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Study: Young drivers and teen passengers are a risky mix

By Barbara Marquand on October 29th, 2012

A carload of buddies increases the chances that a teen driver will take dangerous risks behind the wheel, according to new research conducted by the AAA Foundation for Traffic Safety.

The study, which examined risky behavior among 16- and 17-year-old drivers involved in fatal crashes, found that:

  • Among teen drivers with two teen passengers, 44 percent drove over the speed limit, and among those with three or more passengers, 48 percent broke the speed limit, compared to 30 percent of teen drivers with no passengers.
  • Seventeen percent of teens with no passengers drove late at night, between 11 p.m. and 5 a.m., compared to 22 percent of teens with two passengers and 28 percent with three or more teen passengers.
  • Thirteen percent of teens with no passengers drank and drove, compared to 17 percent of teens with two passengers and 18 percent of teens with three or more passengers.

"Mixing young drivers with teen passengers can have dangerous consequences," AAA President & CEO Robert Darbelnet said in a press statement. "AAA urges parents to set and consistently enforce family rules that limit newly licensed teens from driving with young passengers."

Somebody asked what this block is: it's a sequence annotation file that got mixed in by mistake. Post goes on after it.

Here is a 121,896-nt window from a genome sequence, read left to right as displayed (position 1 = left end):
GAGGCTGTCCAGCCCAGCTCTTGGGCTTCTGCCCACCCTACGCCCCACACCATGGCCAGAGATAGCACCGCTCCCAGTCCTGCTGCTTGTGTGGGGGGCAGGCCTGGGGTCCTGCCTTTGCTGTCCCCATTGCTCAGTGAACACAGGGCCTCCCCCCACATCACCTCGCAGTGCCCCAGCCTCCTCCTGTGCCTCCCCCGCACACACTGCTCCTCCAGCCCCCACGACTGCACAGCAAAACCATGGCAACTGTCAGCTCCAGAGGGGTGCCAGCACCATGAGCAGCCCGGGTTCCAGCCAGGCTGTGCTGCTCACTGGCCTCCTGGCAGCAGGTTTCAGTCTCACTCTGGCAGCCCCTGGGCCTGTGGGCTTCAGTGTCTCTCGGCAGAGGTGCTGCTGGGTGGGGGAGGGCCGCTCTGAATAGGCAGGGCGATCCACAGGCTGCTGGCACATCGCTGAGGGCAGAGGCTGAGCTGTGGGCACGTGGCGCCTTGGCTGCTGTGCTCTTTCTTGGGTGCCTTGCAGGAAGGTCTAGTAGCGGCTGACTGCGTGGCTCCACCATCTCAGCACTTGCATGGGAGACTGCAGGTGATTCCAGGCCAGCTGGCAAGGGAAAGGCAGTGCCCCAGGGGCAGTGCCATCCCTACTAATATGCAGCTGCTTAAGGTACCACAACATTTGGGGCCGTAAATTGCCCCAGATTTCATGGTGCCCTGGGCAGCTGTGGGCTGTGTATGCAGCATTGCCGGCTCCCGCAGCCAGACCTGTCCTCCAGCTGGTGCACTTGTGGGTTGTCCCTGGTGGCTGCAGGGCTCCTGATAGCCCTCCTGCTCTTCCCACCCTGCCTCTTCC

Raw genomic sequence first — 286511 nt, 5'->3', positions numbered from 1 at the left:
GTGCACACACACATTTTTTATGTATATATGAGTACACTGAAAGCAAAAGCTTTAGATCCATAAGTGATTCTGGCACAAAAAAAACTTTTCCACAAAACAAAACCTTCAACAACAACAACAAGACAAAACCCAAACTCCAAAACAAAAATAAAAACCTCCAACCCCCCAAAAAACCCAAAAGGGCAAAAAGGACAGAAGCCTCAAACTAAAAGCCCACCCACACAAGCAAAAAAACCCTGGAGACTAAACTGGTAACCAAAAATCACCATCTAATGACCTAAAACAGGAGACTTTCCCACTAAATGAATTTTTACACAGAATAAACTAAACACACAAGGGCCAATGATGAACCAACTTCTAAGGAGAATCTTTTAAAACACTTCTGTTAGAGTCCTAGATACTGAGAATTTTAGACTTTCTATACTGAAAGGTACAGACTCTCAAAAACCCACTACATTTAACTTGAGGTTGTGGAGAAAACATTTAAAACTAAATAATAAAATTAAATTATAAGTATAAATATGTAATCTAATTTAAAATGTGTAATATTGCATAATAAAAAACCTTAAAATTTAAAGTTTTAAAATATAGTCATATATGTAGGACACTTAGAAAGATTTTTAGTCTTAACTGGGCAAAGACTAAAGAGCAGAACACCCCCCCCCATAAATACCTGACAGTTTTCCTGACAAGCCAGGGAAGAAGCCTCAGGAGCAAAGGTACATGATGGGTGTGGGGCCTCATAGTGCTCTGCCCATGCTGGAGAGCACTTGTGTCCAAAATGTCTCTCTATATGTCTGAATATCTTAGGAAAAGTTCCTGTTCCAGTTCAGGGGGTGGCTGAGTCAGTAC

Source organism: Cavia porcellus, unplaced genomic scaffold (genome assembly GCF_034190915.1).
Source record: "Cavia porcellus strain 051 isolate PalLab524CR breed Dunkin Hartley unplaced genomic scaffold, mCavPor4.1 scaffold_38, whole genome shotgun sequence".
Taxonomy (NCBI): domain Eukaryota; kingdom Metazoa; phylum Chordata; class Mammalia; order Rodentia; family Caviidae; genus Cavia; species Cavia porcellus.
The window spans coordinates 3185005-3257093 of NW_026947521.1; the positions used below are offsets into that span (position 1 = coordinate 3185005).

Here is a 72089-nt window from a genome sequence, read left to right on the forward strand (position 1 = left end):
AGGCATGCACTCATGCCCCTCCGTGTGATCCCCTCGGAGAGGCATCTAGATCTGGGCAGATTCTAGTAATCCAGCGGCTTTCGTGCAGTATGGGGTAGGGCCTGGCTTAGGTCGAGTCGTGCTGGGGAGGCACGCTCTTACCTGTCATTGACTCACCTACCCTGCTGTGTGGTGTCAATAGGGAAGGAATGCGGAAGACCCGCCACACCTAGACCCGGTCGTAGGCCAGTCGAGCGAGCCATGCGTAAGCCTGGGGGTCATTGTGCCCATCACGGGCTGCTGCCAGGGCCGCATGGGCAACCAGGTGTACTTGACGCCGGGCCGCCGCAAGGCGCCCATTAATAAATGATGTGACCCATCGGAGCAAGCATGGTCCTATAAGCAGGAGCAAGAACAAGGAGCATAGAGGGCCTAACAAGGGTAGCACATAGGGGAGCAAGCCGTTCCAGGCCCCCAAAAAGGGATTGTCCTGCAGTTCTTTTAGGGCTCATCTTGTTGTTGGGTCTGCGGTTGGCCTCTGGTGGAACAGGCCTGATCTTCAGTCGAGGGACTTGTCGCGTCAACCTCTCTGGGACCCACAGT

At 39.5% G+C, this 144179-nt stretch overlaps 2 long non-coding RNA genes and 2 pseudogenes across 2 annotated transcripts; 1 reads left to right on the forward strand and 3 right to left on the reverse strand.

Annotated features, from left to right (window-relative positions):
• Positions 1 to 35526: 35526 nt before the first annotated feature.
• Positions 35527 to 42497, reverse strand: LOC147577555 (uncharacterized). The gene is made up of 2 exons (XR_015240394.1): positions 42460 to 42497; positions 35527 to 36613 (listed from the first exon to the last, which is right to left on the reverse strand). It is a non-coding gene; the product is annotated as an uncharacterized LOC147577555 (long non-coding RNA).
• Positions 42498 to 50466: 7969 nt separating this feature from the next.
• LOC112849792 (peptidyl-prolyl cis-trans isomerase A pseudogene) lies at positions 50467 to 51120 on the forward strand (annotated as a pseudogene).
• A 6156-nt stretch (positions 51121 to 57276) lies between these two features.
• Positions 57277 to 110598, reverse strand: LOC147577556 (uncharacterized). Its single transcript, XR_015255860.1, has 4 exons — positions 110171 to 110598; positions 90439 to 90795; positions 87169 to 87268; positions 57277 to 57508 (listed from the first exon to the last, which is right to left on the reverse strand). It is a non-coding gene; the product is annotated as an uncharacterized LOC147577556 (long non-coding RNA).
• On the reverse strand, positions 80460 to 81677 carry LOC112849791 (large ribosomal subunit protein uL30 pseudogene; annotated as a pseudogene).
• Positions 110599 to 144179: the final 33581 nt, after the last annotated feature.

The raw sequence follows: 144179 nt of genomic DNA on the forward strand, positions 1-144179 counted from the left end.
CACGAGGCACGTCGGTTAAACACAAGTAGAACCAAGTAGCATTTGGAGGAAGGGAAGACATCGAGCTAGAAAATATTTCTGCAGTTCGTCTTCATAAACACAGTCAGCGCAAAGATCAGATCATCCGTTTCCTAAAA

The AAA Foundation for Traffic Safety analyzed data on fatal crashes that occurred in the United States from 2005 through 2010. Previous research by the foundation showed that, compared with driving alone, the risk of death in a car crash for 16- and 17-year-old drivers increases 44 percent when carrying one passenger younger than 21, doubles with two passengers and quadruples with three or more young passengers. Another foundation study showed horseplay and distracting, loud conversation were more common when teens drove friends than when they drove siblings or adult passengers.

"These new findings underscore the need to refocus our efforts to address the problem, from state legislatures to parents," AAA Foundation President and CEO Peter Kissinger said in a prepared statement.

AAA calls for all states to adopt and enforce a three-stage graduated licensing system for new drivers. The stages include a learner's permit, intermediate or probationary license, and a full, unrestricted license. Such programs limit driving at night and driving with young passengers to help teens gain the skills and experience they need to drive responsibly.

Teen drivers are involved in more crashes per mile than drivers of any other age group, and drivers ages 16 and 17 are involved in about seven times as many crashes per mile driven compared to drivers in their 40s, 50s or 60s, the foundation says. This is why auto insurance rates are so high for teen drivers.

See average annual insurance rates for more than 2,000 vehicles

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